Aldridge leads Blazers over Raptors The Associated Press TORONTO — Forced out in the first quarter by a bad back, LaMarcus Aldridge shook off his soreness and delivered a dominating performance. Aldridge had a season-high 33 points and a career-best 23 rebounds, and the Portland Trail Blazers beat the Raptors 94-84 Friday night to hand Toronto its seventh consecutive loss. “He was just a monster out there tonight, both in the paint as well as on the boards,” Portland coach Nate McMillan said. Raymond Felton scored 14 points, and Marcus Camby and Gerald Wallace each had 10 rebounds as Portland won its seventh straight over Toronto. The Trail Blazers have not lost to the Raptors since a 101-100 overtime defeat on Dec. 22, 2006. Portland outrebounded Toronto 55 to 40. Aldridge had 23 points and 11 rebounds in the first half. His previous career high in rebounds was 19 against Milwaukee on Dec. 20, 2010. His career high in points is 42, set against Chicago on Feb. 7, 2011. “Tonight he just solidified that he is the best power forward in the game,” Camby said. Maybe, but his night almost ended early. Aldridge was forced to check out in the final minute of the first quarter and head back to the locker room for a quick dose of treatment. “My back locked up on me and I couldn’t really run or move,” he said. “It came out of nowhere and was real, real bad.” Iced down and loosened up, Aldridge returned with 7:32 left in the half and immediately grabbed another rebound. “He put us on his back tonight and that’s what great players do,” Jamal Crawford said. “I could tell he was a little different, even in the warmups. He had a different focus. He wasn’t about to lose tonight.” It’s the seventh time in Trail Blazers history that a player has combined for at least 30 points and 20 rebounds. Six different players have accomplished the feat; the last was Zach Randolph, who did it at Memphis on April 11, 2003. Aldridge celebrated his achievement by holding onto the game ball. “I’m not giving that ball up,” he said. James Johnson had a career-high 23 points and DeMar DeRozan scored 22 for the Raptors, who have lost nine of 10. Leandro Barbosa scored 17, Ed Davis had 10 rebounds and Jose Calderon matched his season high with 13 assists for Toronto. The Trail Blazers led 71-60 to begin the fourth and pushed their lead to 78-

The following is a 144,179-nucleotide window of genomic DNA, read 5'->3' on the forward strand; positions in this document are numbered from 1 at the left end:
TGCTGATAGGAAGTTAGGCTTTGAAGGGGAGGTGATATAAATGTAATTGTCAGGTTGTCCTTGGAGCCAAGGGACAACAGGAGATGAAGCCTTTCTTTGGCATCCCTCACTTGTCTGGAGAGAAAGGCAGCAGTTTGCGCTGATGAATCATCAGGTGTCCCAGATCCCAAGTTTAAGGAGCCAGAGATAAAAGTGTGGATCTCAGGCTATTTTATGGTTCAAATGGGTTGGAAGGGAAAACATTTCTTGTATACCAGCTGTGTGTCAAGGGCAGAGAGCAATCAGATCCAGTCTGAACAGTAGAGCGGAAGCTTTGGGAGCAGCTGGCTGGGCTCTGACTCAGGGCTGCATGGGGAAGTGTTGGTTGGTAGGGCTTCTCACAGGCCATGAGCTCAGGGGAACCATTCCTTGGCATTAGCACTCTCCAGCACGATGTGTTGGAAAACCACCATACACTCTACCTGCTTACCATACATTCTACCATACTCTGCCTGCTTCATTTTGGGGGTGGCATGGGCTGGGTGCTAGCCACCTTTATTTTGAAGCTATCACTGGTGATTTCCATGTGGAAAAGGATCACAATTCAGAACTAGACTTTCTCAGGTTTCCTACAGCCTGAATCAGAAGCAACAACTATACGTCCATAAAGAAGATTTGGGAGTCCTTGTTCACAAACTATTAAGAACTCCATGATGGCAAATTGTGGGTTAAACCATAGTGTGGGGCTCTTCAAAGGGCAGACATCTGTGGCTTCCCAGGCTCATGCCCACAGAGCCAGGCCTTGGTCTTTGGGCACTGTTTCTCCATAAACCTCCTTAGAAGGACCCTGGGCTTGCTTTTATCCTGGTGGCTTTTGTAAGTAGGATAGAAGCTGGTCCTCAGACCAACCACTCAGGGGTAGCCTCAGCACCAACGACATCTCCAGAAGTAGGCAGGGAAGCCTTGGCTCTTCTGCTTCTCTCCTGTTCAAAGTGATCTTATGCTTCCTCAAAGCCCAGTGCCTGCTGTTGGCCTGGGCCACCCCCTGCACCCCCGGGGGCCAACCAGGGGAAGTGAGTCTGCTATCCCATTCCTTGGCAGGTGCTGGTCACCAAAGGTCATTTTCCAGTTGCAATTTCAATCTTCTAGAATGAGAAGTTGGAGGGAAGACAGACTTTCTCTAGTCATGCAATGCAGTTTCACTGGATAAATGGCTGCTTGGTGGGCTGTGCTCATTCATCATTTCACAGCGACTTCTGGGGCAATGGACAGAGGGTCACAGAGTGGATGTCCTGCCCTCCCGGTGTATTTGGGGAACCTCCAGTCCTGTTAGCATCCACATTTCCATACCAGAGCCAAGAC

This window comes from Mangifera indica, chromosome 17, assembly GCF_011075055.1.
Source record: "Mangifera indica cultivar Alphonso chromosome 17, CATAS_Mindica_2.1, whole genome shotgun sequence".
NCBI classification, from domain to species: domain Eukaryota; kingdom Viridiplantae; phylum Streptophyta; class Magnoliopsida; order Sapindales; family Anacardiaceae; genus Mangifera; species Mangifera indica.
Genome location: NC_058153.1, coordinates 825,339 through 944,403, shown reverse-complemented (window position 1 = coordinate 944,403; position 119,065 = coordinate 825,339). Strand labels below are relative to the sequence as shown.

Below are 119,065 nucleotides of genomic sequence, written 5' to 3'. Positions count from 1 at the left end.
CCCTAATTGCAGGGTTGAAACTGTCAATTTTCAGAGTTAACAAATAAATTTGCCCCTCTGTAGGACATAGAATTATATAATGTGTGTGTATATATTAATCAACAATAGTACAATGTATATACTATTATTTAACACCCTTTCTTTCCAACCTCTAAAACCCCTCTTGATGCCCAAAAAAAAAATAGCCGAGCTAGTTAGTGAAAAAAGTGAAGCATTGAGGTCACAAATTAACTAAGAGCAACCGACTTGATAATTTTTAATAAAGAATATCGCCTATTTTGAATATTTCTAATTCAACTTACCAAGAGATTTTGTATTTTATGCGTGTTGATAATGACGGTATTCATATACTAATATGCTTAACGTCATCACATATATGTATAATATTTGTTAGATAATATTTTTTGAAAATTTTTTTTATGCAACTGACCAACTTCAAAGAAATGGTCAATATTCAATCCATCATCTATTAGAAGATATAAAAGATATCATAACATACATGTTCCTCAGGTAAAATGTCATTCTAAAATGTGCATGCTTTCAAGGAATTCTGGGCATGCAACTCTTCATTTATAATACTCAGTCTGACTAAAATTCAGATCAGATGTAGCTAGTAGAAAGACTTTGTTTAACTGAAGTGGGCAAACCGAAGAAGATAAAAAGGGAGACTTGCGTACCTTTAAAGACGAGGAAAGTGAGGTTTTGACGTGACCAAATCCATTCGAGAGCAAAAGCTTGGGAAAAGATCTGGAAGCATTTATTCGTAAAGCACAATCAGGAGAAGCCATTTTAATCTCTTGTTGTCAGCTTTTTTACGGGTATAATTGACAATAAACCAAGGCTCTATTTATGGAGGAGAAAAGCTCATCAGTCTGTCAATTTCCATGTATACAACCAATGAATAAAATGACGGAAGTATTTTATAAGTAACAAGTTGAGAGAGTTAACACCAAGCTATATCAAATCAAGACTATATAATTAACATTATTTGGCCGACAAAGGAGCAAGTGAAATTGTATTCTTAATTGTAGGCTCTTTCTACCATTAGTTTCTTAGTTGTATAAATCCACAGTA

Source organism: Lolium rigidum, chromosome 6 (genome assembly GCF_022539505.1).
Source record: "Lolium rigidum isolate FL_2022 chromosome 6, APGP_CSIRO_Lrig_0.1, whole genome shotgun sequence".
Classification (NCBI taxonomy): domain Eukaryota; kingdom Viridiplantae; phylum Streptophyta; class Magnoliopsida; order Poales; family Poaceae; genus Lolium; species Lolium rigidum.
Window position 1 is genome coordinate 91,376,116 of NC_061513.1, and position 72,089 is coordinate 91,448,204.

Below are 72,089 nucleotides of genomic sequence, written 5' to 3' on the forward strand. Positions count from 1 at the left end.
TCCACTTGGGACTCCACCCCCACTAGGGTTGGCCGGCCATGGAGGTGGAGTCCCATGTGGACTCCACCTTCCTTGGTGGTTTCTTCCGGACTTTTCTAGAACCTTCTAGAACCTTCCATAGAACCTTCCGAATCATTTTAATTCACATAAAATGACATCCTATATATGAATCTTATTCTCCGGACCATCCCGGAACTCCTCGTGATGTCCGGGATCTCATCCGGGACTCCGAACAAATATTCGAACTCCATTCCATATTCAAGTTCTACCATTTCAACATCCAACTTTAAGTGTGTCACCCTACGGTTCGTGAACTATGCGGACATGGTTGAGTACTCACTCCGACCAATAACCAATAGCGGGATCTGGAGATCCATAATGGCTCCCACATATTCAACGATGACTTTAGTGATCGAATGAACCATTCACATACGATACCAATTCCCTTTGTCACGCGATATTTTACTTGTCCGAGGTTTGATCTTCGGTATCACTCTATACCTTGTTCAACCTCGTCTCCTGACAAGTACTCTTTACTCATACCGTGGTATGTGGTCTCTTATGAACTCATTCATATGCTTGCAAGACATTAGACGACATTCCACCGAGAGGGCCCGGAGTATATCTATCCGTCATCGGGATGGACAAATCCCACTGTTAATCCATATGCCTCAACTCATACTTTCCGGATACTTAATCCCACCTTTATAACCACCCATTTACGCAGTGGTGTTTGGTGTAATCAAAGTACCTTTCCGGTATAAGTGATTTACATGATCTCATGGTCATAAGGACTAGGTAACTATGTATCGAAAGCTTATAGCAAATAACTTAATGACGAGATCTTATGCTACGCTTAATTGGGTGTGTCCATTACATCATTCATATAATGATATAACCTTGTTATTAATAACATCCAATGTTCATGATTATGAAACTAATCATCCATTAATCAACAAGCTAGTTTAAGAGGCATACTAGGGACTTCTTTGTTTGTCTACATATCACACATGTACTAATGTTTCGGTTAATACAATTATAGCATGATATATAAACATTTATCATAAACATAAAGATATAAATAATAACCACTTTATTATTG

Frank Gunn / The Canadian Press

Portland Trail Blazers forward LaMarcus Aldridge, left, drives to the hoop past Toronto Raptors forward James Johnson (2) during the second half of Friday’s game in Toronto. Aldridge scored 33 points and had 23 rebounds in the win.

62 with 8:15 left. Toronto cut the lead in half, with DeRozan’s running jump shot making it 84-76 with 4:23 to go, but the Raptors were unable to get any closer. In other games on Friday: Suns . . . . . . . . . . . . . . . . . . . . . . . . . . . . . . 79 Celtics. . . . . . . . . . . . . . . . . . . . . . . . . . . . . 71 BOSTON — Marcin Gortat scored 24 points with 12 rebounds and Steve Nash had 11 points and nine assists to lead Phoenix over Boston. The Suns won their second straight after a fivegame losing streak. 76ers. . . . . . . . . . . . . . . . . . . . . . . . . . . . . . 90 Hawks. . . . . . . . . . . . . . . . . . . . . . . . . . . . . 76 PHILADELPHIA — Jrue Holiday had 16 points and 11 assists, and Thad-